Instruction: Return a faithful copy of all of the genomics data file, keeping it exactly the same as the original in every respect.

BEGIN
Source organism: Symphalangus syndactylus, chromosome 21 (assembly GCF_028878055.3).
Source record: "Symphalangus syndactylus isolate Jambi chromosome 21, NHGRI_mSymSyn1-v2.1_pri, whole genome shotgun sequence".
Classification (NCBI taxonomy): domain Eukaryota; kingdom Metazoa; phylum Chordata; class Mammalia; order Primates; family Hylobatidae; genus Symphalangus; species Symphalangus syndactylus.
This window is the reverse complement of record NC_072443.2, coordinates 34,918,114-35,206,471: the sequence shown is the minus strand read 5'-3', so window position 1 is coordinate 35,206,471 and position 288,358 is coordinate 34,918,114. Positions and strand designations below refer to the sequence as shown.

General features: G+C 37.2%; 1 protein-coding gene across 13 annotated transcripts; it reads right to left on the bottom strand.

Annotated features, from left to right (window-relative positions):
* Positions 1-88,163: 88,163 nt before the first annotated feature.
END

Source organism: Symphalangus syndactylus, chromosome 21 (assembly GCF_028878055.3).
Source record: "Symphalangus syndactylus isolate Jambi chromosome 21, NHGRI_mSymSyn1-v2.1_pri, whole genome shotgun sequence".
Classification (NCBI taxonomy): domain Eukaryota; kingdom Metazoa; phylum Chordata; class Mammalia; order Primates; family Hylobatidae; genus Symphalangus; species Symphalangus syndactylus.
This window is the reverse complement of record NC_072443.2, coordinates 34,918,114-35,206,471: the sequence shown is the minus strand read 5'-3', so window position 1 is coordinate 35,206,471 and position 288,358 is coordinate 34,918,114. Positions and strand designations below refer to the sequence as shown.

General features: G+C 37.2%; 1 protein-coding gene across 13 annotated transcripts; it reads right to left on the bottom strand.

Annotated features, from left to right (window-relative positions):
* Positions 1-88,163: 88,163 nt before the first annotated feature.